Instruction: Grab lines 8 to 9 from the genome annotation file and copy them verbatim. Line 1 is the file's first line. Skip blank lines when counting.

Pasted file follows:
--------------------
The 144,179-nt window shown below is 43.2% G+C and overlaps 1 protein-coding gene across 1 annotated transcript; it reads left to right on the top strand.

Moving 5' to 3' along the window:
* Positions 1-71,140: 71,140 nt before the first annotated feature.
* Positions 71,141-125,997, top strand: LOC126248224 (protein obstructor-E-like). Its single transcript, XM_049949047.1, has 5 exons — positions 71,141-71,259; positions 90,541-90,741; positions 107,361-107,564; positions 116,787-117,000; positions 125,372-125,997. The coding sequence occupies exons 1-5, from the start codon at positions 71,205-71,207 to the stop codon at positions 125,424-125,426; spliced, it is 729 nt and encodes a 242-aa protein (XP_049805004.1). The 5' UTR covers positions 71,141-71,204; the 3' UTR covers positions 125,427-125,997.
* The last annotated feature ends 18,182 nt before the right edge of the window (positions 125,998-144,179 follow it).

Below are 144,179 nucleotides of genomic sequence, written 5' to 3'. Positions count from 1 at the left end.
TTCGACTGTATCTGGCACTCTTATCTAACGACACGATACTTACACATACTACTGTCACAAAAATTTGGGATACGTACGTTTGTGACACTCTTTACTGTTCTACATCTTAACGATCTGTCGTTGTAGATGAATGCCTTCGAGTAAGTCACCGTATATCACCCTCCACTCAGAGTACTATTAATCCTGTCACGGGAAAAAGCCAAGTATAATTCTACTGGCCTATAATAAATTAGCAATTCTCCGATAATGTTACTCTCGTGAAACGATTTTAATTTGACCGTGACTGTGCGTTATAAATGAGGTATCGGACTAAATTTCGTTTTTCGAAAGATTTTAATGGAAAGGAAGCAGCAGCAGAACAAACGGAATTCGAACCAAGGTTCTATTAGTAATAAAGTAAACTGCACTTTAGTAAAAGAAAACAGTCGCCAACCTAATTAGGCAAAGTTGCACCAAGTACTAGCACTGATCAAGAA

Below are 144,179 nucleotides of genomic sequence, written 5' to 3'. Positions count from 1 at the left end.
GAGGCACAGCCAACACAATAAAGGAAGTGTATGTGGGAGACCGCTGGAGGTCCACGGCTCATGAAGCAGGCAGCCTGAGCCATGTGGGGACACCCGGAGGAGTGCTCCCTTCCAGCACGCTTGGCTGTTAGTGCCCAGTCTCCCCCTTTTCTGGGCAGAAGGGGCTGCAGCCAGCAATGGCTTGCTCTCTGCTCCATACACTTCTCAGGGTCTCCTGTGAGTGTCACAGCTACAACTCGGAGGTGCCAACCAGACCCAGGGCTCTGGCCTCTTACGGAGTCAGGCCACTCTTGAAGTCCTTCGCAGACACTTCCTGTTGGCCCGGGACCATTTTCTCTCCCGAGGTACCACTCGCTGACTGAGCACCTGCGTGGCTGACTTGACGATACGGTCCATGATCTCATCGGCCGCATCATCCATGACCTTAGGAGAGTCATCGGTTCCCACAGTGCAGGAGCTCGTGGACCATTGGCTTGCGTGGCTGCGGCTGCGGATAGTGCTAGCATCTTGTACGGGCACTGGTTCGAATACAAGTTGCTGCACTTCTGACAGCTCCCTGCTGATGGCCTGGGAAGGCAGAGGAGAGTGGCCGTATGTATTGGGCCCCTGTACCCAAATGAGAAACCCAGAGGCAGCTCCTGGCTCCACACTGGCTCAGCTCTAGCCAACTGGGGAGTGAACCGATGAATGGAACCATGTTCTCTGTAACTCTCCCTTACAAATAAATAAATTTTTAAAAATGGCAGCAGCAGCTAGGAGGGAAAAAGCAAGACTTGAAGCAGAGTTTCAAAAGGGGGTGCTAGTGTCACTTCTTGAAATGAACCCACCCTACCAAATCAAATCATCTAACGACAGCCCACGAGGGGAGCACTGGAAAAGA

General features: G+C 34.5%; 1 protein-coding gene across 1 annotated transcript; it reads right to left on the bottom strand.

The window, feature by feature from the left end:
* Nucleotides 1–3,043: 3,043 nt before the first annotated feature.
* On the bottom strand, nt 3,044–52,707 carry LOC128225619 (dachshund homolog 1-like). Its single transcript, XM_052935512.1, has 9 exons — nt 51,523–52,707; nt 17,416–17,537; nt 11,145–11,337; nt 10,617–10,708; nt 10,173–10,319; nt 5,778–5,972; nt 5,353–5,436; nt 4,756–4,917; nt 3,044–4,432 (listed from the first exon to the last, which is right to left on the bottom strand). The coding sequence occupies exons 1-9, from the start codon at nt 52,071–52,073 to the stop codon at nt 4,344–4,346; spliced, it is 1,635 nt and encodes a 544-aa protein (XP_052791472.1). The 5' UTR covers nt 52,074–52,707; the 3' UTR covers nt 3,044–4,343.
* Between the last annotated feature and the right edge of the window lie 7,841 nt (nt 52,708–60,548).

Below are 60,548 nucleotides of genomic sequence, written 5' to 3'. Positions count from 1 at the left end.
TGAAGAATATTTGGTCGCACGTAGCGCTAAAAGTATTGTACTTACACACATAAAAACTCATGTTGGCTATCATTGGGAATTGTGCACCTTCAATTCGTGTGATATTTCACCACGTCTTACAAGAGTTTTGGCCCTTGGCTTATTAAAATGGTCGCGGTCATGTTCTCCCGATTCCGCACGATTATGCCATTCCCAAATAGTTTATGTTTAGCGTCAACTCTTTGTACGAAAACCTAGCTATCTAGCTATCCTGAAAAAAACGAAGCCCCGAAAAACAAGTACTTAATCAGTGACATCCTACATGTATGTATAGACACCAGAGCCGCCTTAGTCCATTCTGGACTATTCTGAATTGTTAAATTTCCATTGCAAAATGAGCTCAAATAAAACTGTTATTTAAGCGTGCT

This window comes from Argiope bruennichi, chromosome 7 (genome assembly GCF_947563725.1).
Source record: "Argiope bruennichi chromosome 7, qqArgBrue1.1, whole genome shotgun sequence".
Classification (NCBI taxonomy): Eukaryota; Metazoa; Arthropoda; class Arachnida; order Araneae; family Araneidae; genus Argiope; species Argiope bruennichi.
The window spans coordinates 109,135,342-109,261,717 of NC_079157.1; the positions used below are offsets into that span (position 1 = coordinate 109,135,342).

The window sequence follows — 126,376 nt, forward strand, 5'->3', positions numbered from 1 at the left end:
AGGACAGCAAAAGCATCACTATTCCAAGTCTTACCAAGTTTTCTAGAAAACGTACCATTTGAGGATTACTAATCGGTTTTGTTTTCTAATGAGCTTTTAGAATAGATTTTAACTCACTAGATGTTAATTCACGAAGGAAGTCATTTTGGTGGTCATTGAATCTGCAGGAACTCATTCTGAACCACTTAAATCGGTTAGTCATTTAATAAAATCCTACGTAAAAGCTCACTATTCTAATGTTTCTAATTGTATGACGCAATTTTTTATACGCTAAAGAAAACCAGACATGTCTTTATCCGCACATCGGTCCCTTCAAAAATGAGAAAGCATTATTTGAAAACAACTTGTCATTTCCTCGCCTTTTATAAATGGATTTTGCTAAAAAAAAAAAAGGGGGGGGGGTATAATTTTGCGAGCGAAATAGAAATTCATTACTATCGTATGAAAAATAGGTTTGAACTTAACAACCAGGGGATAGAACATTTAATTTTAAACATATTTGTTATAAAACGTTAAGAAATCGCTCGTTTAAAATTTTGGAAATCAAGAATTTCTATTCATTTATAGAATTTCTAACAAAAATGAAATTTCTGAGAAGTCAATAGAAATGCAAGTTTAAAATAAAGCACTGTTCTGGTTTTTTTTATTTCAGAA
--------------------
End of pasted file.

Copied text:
Below are 144,179 nucleotides of genomic sequence, written 5' to 3'. Positions count from 1 at the left end.
GAGGCACAGCCAACACAATAAAGGAAGTGTATGTGGGAGACCGCTGGAGGTCCACGGCTCATGAAGCAGGCAGCCTGAGCCATGTGGGGACACCCGGAGGAGTGCTCCCTTCCAGCACGCTTGGCTGTTAGTGCCCAGTCTCCCCCTTTTCTGGGCAGAAGGGGCTGCAGCCAGCAATGGCTTGCTCTCTGCTCCATACACTTCTCAGGGTCTCCTGTGAGTGTCACAGCTACAACTCGGAGGTGCCAACCAGACCCAGGGCTCTGGCCTCTTACGGAGTCAGGCCACTCTTGAAGTCCTTCGCAGACACTTCCTGTTGGCCCGGGACCATTTTCTCTCCCGAGGTACCACTCGCTGACTGAGCACCTGCGTGGCTGACTTGACGATACGGTCCATGATCTCATCGGCCGCATCATCCATGACCTTAGGAGAGTCATCGGTTCCCACAGTGCAGGAGCTCGTGGACCATTGGCTTGCGTGGCTGCGGCTGCGGATAGTGCTAGCATCTTGTACGGGCACTGGTTCGAATACAAGTTGCTGCACTTCTGACAGCTCCCTGCTGATGGCCTGGGAAGGCAGAGGAGAGTGGCCGTATGTATTGGGCCCCTGTACCCAAATGAGAAACCCAGAGGCAGCTCCTGGCTCCACACTGGCTCAGCTCTAGCCAACTGGGGAGTGAACCGATGAATGGAACCATGTTCTCTGTAACTCTCCCTTACAAATAAATAAATTTTTAAAAATGGCAGCAGCAGCTAGGAGGGAAAAAGCAAGACTTGAAGCAGAGTTTCAAAAGGGGGTGCTAGTGTCACTTCTTGAAATGAACCCACCCTACCAAATCAAATCATCTAACGACAGCCCACGAGGGGAGCACTGGAAAAGA